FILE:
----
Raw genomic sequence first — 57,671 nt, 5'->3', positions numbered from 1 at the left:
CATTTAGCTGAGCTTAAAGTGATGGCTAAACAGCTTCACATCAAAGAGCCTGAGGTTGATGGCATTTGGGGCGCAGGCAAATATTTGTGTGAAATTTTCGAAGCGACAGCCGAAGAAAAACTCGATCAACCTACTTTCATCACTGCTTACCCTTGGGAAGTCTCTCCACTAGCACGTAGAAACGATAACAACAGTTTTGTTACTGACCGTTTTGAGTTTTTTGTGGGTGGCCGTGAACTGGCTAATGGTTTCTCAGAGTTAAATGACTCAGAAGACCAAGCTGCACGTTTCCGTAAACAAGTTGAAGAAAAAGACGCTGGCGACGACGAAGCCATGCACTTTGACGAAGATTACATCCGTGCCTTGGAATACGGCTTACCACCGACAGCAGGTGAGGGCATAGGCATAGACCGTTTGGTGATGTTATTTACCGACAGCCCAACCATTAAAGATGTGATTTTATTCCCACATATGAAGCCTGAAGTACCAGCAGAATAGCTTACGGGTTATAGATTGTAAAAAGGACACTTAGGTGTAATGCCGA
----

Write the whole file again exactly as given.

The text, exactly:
Raw genomic sequence first — 57,671 nt, 5'->3', positions numbered from 1 at the left:
CATTTAGCTGAGCTTAAAGTGATGGCTAAACAGCTTCACATCAAAGAGCCTGAGGTTGATGGCATTTGGGGCGCAGGCAAATATTTGTGTGAAATTTTCGAAGCGACAGCCGAAGAAAAACTCGATCAACCTACTTTCATCACTGCTTACCCTTGGGAAGTCTCTCCACTAGCACGTAGAAACGATAACAACAGTTTTGTTACTGACCGTTTTGAGTTTTTTGTGGGTGGCCGTGAACTGGCTAATGGTTTCTCAGAGTTAAATGACTCAGAAGACCAAGCTGCACGTTTCCGTAAACAAGTTGAAGAAAAAGACGCTGGCGACGACGAAGCCATGCACTTTGACGAAGATTACATCCGTGCCTTGGAATACGGCTTACCACCGACAGCAGGTGAGGGCATAGGCATAGACCGTTTGGTGATGTTATTTACCGACAGCCCAACCATTAAAGATGTGATTTTATTCCCACATATGAAGCCTGAAGTACCAGCAGAATAGCTTACGGGTTATAGATTGTAAAAAGGACACTTAGGTGTAATGCCGA